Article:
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Openwave Systems, Inc. v. Apple Inc.

United States District Court, D. Delaware

September 9, 2014

Openwave Systems, Inc., Plaintiff,
v.
Apple Inc., Research In Motion Ltd. and Research In Motion Corp., Defendants.

MEMORANDUM ORDER

RICHARD G. ANDREWS, District Judge.

Presently before the Court is Defendants' Motion for Summary Judgment of Non-Infringement (D.I. 73) and related briefing. (D.I. 74, 92, 98). This motion is unexpected. Plaintiff previously stated, "In the event the Court adopts a construction [of the disputed claim terms] that matches the ALJ's construction of these terms in all material respects, the parties will meet and confer to present a motion or stipulation to the Court terminating this case." (D.I. 33 at 2). The ALJ construed these terms as a "portable wireless two-way communication device that does not contain a computer module." (D.I. 38-5 at 54). I construed these terms as a "portable wireless two-way communication device that does not contain a computer module." (D.I. 62 at 7). The only difference was that I added a footnote that read, "I make clear that this construction does not read out embodiments including microcontrollers." (D.I. 62 at 7 n.3). Plaintiff argues that this is a material difference because the ALJ refused to provide clarification regarding microcontrollers. (D.I. 92 at p. 6). I do not believe that this is a material difference. Nevertheless, I am not going to further consider at this time the consequences of Plaintiffs unfulfilled representations.

In the claim construction opinion, I recognized that "the patents themselves distinguish between a microcontroller and a computer module." (D.I. 62 at 5). I stated:

While a microcontroller may indeed be a type of computer module, as pointed out by Plaintiff, see D.I. 36 at 10, the specification distinguishes between the two. The ALJ's construction, when read in light of the specification, makes clear that only computer modules, not including microcontrollers, are outside the scope of the claims. The ALJ's construction therefore does not read out the preferred embodiment of the invention.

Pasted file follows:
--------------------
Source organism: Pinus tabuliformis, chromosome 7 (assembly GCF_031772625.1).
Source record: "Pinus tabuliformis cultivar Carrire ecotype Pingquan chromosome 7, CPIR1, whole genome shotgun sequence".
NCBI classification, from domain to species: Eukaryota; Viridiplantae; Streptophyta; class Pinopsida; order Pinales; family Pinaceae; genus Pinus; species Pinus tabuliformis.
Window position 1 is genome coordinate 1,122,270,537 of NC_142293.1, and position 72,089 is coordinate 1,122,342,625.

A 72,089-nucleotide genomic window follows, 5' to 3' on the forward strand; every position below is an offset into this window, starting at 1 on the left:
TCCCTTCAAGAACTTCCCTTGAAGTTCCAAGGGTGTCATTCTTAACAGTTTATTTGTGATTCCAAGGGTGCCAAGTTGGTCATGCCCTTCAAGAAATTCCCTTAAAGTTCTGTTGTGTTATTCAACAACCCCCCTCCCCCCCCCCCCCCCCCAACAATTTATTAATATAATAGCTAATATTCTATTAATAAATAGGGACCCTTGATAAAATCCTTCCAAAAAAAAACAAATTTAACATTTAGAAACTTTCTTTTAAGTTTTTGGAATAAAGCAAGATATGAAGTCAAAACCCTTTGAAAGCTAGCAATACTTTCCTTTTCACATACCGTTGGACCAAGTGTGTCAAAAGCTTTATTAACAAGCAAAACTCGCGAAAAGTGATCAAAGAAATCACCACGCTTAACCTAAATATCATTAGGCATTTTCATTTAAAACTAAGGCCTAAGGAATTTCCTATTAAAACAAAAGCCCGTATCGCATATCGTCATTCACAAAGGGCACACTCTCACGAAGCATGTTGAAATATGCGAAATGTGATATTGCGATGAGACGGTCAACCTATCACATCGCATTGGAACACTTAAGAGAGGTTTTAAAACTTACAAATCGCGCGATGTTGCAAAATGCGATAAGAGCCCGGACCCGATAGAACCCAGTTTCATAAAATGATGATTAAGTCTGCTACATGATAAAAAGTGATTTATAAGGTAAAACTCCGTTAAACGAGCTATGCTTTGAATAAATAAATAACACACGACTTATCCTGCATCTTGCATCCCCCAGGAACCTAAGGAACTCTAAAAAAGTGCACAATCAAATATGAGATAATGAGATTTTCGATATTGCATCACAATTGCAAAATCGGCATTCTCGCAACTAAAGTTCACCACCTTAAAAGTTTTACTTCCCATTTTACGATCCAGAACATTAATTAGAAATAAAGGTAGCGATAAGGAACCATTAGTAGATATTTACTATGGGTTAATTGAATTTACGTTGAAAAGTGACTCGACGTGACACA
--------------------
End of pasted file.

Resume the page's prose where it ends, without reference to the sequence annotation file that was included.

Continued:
(D.I. 62 at 5). In making this comment, I did not materially alter the ALJ's claim construction. I merely clarified it in light of the intrinsic evidence.

Plaintiffs briefing attempts to persuade the Court that there is genuine issue of material fact because "each of the accused mobile devices contains an application processor that is a computer module (and also a microcontroller)." (D.I. 92 at p. 1). Plaintiff has submitted an expert declaration stating that various processors in Defendants' products are "microcontrollers." (D.I. 93). Plaintiffs expert does not anywhere state, at least so far as I can see, that the Defendants' products do not contain "computer modules." Plaintiff previously conceded that the accused products contain computer modules, although it is not clear to me what was meant by that.

The patents disclaimed mobile devices containing computer modules. The difficulty here is that I have construed the disputed terms by reference to the term "computer module" and further by reference to the term "microcontroller." Those are terms that appear in the patent, but they are not explicitly defined in the patent. Nor were they explicitly construed by me. Since a microcontroller can be considered a computer module, saying that something is a computer module does not necessarily mean that it is anything different than a microcontroller.

The patents do not contemplate that a microcontroller by itself is a computer module within the meaning of the patent, which I tried to make clear. That those microcontrollers might also be referred to as computer modules in other contexts is not controlling. Here the patentee distinguished computer modules from microcontrollers, but the distinction between the two, which may be obvious to a POSITA, is not obvious to me. Therefore, while it is clear to me that the question of infringement is whether the accused products contain a computer module that is not solely a microcontroller, the answer is not clear based on the record before me.

Thus, it is with some frustration (which I expect I will be able to revisit when the question of sanctions or exceptional case arises) that I cannot grant summary judgment. While there are clues that the Defendants' products do not infringe the patents, the briefing and record do not make that clear to me. Thus, Defendants' Motion for Summary Judgment of Non-Infringement (D.I. 73) is DENIED.


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